February 19, 2016 overseer

OFFENSIVE STRATEGIES DURING DIFFICULT TIMES

Screen-Shot-2016-02-19-at-11.00.46-AMIt has been said, “necessity is the mother of all invention.”

Likewise, a recession and layoffs can prompt many people to consider the path of entrepreneurship.  A recent report by the Kauffman Foundation, a leading entrepreneurial think tank, validates this trend.  The report showed that approximately 530,000 businesses per month were created last year compared to approximately 519,000 per month in 2007.  Notably, the formation of high potential income new businesses was down compared to low and middle-income potential businesses which were up. This trend indicates that many of the new businesses were probably formed out of necessity.

There is a myth that entrepreneurship is only for those with a high tolerance for risk. 

The truth is that successful startups are founded by people from all ages and backgrounds with a passion to bring their goods and/or service to the market and who effectively manage risk in changing environments. 

Whether you are exploring a career shift to being an entrepreneur or your business is trying to consider how to weather this storm, I have listed below some of the ways savvy individuals and companies are capitalizing on the state of the current economy:

  1. Offer More for Less Most businesses are trying to stay competitive in a difficult economy utilizing less. Often with fewer people and less budget, managers are being challenged to squeeze increased productivity out of their limited resources. If your value proposition allows your target customer to do more with less, then you will always have a market.
  2. Find Your Treasure in Another Person’s Trash.  Many businesses are buying up fixtures and supplies at a fraction of the cost from companies that are downsizing or closing their doors.  Similarly, proactive entrepreneurs are buying up distressed real estate, businesses, bank loans, and even whole banks at incredible bargains.   These are people who don’t adopt a doom and gloom mentality but think clearly in times of difficulty and make sound long term investments.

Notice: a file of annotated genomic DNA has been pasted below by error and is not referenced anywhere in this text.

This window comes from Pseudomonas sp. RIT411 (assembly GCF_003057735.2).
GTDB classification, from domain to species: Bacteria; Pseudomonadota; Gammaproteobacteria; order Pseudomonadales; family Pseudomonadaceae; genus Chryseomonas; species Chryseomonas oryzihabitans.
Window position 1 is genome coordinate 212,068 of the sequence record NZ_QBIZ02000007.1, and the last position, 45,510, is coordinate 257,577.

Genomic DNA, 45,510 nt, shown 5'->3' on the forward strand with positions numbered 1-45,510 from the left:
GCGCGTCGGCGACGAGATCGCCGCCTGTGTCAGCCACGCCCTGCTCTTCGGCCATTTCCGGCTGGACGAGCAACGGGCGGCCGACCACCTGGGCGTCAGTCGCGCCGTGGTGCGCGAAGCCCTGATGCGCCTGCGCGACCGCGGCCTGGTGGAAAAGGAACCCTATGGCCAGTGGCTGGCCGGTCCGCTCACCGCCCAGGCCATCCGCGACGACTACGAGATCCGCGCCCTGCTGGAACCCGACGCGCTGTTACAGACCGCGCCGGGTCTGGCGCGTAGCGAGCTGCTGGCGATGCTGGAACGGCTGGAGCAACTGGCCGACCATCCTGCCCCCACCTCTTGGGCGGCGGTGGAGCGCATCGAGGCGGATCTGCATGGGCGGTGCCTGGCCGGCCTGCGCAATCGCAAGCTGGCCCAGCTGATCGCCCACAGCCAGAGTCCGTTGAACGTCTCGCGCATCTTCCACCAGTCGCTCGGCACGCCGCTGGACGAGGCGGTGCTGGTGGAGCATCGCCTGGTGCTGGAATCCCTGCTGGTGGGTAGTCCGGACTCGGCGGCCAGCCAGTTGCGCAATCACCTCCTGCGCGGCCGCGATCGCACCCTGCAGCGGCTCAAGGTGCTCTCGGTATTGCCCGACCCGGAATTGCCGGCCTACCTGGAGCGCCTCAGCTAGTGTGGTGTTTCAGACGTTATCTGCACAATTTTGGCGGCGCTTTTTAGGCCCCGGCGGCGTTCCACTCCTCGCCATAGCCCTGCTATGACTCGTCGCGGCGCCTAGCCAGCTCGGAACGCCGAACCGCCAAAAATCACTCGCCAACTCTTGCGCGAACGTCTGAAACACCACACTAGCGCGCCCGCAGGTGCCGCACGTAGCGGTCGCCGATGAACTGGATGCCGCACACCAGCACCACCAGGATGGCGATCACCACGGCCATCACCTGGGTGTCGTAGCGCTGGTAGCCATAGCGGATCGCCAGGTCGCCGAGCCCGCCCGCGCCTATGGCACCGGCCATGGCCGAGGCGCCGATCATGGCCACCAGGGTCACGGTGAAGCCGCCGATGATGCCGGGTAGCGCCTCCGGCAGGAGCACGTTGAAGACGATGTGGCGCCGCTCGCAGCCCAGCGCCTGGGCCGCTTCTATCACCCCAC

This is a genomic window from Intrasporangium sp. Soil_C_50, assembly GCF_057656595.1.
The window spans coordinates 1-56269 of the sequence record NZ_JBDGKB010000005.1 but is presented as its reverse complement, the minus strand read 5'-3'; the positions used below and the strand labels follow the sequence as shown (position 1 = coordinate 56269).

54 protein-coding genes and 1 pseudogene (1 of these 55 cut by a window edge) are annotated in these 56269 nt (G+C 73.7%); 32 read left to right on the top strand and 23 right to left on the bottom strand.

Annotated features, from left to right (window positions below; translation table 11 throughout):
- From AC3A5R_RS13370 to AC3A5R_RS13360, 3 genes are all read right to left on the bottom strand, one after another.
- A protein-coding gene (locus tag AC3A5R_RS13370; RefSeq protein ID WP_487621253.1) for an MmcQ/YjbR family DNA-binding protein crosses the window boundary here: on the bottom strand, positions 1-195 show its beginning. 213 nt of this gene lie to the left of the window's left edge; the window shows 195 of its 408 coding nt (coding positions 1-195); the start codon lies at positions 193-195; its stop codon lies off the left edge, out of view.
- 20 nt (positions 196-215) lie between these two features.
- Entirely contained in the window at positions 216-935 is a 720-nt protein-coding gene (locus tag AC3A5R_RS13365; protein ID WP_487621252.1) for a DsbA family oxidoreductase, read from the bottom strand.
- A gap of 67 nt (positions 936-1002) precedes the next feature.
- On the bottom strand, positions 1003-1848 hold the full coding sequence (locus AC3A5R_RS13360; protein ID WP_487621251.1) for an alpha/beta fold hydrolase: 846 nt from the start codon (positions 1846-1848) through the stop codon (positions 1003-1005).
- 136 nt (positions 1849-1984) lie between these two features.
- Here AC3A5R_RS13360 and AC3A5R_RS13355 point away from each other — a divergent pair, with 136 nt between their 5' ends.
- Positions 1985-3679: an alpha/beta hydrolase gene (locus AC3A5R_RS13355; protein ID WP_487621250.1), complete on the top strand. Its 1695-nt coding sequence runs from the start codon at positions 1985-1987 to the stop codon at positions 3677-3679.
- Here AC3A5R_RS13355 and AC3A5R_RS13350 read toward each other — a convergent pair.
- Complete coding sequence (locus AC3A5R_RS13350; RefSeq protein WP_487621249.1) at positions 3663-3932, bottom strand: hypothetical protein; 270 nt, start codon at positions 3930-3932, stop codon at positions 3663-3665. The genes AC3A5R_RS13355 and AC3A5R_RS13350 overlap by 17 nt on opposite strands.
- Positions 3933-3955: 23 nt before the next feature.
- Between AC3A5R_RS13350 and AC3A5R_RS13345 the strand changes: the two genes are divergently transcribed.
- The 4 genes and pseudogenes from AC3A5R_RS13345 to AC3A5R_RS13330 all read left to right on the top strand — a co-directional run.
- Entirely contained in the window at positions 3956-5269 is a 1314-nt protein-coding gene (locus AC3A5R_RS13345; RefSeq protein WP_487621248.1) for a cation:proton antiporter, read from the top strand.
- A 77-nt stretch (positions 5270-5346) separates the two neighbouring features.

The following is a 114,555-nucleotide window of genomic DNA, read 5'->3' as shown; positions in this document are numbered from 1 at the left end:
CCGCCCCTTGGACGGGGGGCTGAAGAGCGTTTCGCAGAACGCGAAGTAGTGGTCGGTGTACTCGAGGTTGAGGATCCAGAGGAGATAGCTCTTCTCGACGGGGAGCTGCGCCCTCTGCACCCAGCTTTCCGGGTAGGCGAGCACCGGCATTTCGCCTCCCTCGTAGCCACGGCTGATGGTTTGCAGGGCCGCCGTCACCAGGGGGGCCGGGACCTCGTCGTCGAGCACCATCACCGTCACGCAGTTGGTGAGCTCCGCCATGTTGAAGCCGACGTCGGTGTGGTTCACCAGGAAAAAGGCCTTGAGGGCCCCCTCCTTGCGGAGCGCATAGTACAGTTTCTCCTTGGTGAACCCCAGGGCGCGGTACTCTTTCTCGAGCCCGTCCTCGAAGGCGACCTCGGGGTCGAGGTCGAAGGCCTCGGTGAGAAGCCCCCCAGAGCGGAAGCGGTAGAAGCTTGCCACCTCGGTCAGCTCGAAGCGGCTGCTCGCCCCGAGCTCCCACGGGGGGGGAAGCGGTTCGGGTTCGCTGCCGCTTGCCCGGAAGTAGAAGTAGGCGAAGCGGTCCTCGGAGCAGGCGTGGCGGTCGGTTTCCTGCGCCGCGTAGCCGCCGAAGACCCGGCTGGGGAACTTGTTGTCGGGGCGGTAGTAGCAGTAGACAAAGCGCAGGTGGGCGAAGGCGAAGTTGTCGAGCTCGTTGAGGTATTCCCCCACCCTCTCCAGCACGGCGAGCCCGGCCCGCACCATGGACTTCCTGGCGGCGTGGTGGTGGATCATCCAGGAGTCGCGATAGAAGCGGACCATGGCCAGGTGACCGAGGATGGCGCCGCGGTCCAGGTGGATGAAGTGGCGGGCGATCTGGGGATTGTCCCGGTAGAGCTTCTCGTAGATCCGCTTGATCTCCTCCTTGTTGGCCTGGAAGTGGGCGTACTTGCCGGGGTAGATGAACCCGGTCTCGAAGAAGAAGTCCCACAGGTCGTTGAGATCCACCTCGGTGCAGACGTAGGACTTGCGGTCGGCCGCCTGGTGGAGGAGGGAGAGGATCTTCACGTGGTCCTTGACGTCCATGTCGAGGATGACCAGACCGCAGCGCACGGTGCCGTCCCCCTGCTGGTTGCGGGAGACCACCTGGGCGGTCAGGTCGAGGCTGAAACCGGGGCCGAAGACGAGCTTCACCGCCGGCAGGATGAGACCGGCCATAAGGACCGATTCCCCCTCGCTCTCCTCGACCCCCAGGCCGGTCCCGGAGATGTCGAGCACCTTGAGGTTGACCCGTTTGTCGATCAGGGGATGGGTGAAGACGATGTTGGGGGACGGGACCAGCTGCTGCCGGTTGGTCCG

3. Go on the Offense When Your Competition is on the Defense.   As companies are pulling back their spending and hunkering down, customer service, marketing, and  product development often suffers.  This is a golden opportunity to go on the offense to grow your market-share. As big companies have frozen their R&D budgets, now is the time to bring your innovations to market.  Also, many companies are re-evaluating their supplier relationships to find cost savings. Again, this allows you to step in and offer “more for less”.    As one entrepreneur stated “the hungriest wolves hunt best.”   This is the time to be on the hunt, not playing defense.
  4. Go Fishing for Talent Whether you are looking for full time employees or part time contractors, now is the time to find talent at reasonable rates.   Big companies are not just laying off their poor performers, many are laying off some of their best and brightest people as whole divisions are being forced to close.  This is a great time to strengthen your organization by attracting top talent to join your team.    Don’t get caught up trying to make everyone a fulltime employee. Skillful entrepreneurs know the value in “renting” mind share from the best and brightest people.
  5. Show Me the Money Even though bank financing is still a scarcity, you may discover that finding investors is an available option for your business.  Since most real estate and stocks are not attractive alternatives right now, there is a tremendous amount of cash waiting to be deployed.  I am finding that the right deals are still being funded by those wanting to deploy cash in “real” businesses.

I don’t discount at all the pain and hardship that many people are enduring as a result of an economic meltdown.  However, I want to encourage those who seek to find opportunity out of difficult circumstances.  Those with a “glass half full” mindset may find that even career and business decisions driven out of necessity may turn out to be tremendous blessings in the long run if strategic thought and action is properly applied.

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